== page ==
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Elaine Shumate at GSM: Briefly examine the differences betw

Elaine Shumate has been working for GSM, a pharmaceutical research company, for more than seven years. It is her first job since finishing her graduate work in molecular biology and her performance evaluations have been exemplary. She has received increasing responsibility as opportunities have become available at GSM. Unfortunately, her knowledge and experience have not prepared her for the situation she currently faces. GSM has invested heavily in a molecular identification process (MIP) that the company's top management believes holds tremendous promise for the future. If all goes well, the company plans to patent the process and license the process to large pharmaceutical companies for their use in medication production. Elaine is the lead manager on MIP and she is worried that the latest research results do not look as promising as earlier results. The vice president of research, Blake Walton, has asked Elaine to meet with him to discuss the results. After a brief discussion in the hallway, Blake suggests that Elaine take another look at the latest results. He doesn't believe that her interpretation of the data is correct.

In preparing for their meeting, she looked over the company's earlier cost estimates and operating income projections for the project. Records indicate that the estimated research and development costs were $140 million and annual operating income was expected to be approximately $25 million. Given the latest results, MIP may have fewer applications in the pharmaceutical industry than originally believed.

Elaine spoke with Richard Lawrence, vice president of sales, to get an updated estimate of the potential market value for MIP. Richard suggested that MIP would likely generate operating income of just $17.5 million per year if the recent results hold up after further testing. Elaine knows that Blake is not going to be happy with this news.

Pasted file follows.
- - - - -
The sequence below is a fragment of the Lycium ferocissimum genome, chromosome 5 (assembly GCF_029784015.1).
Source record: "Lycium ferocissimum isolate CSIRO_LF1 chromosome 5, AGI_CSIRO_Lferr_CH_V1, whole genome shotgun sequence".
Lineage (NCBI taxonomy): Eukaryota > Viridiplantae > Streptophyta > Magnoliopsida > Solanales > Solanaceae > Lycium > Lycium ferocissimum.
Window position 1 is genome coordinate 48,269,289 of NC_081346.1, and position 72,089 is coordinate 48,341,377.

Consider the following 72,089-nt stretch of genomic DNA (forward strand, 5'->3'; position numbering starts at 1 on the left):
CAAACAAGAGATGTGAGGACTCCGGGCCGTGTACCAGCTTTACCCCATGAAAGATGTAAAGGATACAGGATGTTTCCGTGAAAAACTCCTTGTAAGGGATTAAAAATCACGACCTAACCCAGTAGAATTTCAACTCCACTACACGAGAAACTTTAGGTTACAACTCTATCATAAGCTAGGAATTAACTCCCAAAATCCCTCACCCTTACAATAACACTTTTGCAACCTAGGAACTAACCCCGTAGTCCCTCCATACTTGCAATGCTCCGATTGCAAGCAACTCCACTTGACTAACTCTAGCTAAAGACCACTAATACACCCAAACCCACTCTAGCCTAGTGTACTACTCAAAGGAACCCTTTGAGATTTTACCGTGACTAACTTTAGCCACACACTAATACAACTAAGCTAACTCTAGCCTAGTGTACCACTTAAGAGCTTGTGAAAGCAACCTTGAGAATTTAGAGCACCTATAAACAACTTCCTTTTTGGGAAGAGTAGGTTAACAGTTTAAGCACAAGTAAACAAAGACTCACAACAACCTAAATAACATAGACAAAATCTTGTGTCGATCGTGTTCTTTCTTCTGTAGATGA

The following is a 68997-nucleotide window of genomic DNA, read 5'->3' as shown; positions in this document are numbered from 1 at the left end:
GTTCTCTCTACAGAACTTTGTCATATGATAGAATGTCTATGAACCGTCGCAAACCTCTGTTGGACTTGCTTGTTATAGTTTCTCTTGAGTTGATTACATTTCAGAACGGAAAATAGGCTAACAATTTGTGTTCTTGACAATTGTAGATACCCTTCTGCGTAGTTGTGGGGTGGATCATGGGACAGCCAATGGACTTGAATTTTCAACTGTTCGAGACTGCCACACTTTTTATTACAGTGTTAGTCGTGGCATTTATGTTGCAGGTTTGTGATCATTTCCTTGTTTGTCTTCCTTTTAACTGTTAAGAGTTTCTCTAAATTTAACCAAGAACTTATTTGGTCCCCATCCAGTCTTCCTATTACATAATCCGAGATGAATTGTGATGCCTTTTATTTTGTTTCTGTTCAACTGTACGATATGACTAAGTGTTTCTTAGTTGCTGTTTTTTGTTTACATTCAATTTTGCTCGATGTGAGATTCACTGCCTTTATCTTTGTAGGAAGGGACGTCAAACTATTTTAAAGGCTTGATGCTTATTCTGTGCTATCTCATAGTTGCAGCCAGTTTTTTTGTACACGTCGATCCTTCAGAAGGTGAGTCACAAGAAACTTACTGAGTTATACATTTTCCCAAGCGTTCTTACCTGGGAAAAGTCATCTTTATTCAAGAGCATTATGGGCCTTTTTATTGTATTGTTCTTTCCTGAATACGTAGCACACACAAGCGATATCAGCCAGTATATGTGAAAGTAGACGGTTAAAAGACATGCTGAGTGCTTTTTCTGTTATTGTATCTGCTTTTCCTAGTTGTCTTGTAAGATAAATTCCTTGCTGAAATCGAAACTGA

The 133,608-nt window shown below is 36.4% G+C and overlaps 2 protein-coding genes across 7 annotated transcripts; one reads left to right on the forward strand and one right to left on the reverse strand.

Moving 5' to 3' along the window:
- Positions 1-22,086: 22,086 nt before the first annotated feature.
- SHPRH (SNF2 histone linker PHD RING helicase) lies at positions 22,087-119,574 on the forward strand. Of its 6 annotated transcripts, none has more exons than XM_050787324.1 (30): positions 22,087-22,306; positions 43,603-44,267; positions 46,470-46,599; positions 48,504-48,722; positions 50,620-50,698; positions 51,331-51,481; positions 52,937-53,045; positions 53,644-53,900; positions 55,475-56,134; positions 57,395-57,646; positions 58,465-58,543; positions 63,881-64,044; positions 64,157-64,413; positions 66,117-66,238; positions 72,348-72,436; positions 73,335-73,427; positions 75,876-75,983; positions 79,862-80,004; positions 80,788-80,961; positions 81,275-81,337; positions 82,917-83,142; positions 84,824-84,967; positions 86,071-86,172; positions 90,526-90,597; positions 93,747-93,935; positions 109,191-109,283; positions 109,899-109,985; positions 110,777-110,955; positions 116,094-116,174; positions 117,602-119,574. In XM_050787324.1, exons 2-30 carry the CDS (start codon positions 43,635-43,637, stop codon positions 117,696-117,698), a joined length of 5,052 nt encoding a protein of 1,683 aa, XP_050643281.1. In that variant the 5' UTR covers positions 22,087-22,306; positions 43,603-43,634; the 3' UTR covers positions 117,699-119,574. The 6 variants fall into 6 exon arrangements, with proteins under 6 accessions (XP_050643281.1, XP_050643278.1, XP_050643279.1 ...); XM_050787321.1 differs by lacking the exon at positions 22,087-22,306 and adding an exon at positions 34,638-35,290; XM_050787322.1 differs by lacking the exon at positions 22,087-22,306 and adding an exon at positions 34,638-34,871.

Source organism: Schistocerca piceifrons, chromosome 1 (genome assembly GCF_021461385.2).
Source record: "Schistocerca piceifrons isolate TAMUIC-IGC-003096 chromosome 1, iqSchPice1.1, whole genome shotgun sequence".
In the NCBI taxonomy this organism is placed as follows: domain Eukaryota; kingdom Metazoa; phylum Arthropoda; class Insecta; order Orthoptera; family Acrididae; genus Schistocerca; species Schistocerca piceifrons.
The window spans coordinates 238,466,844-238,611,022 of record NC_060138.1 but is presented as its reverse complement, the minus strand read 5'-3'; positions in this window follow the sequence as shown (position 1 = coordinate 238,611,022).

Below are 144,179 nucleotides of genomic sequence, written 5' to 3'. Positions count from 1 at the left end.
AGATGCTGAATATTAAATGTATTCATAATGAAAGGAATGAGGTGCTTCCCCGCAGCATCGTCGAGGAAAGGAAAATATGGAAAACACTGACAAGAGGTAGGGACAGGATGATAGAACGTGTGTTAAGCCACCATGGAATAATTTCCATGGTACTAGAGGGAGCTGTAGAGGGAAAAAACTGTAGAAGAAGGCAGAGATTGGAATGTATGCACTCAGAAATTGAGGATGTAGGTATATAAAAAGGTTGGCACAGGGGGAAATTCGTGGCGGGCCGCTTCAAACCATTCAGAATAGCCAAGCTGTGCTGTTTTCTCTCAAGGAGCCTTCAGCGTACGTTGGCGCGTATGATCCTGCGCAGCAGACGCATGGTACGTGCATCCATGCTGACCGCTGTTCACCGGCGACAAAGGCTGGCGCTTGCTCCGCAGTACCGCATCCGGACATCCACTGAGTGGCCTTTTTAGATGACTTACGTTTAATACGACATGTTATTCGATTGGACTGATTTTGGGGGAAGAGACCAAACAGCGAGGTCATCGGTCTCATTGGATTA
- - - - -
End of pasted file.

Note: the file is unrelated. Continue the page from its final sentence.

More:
Blake is scheduled to meet with the company's board of directors next week to discuss the need for additional investment capital from venture capitalists in the next year and the company's plans for a public stock offering in the next several years. Elaine stands to benefit substantially from stock options if the company goes public. GSM's future may ride on the outcome of that meeting.

Required

A. What is the ROI for MIP based on original estimates? What is the ROI if Richard Lawrence's new revenue projects are used?

B. Elaine feels pressure to deliver "good news" to Blake. What advice would you give to her? Given the possible personal financial rewards that Elaine may enjoy if GSM goes public, would your advice change?

C. What responsibilities does Elaine have to other GSM employees, the board of directors, and the venture capitalists?

This case study will assess your understanding of the return on investment measure. In 2-3 double-spaced pages, respond substantively to all three parts of the case. Be sure to show your work for the required calculations in part A. Furthermore, address the following in your conclusion:

Briefly examine the differences between ROI, Residual Income, and EVA. Is ROI the best technique to apply in this particular scenario? Why or why not?

Solution Preview

A. What is the ROI for MIP based on original estimates? What is the ROI if Richard Lawrence's new revenue projects are used?

ROI original amounts: $25 mil / $140 mil = 17.86%
ROI revised: $17.5 mil / $140 mil = 12.5%

B. Elaine feels pressure to deliver "good news" to Blake. What advice would you give to her? Given the possible personal financial rewards that Elaine may enjoy if GSM goes public, would your advice change?

Giving in to the pressure is a short term fix and will be unsuccessful on many levels. First, it is an illusion to sugar coat the reality. When the actual results come out, the stakeholders will know that Elaine's word is not reliable and that you have to discount what she says. That diminishes her reputation. Second, the news is just a change in the level of profits, but is stlll respectable. Acting as if all projects have to have home run profits is unrealistic and sets up the stakeholders to have unrealistic expectations and further pressure down the line for other projects. Third, Elaine sets a tone for the culture that is dangerous. If shading the truth for personal gain is "ok," employees that all begin to catch the disease will spell big trouble for the firm. Finally, Elaine must value her ...

Solution Summary

Your tutorial is 688 words (just over two pages double spaced). The discussion contrasts each measure and addresses the ethical issues for Elaine giving four reasons for not delivering fake "good news."

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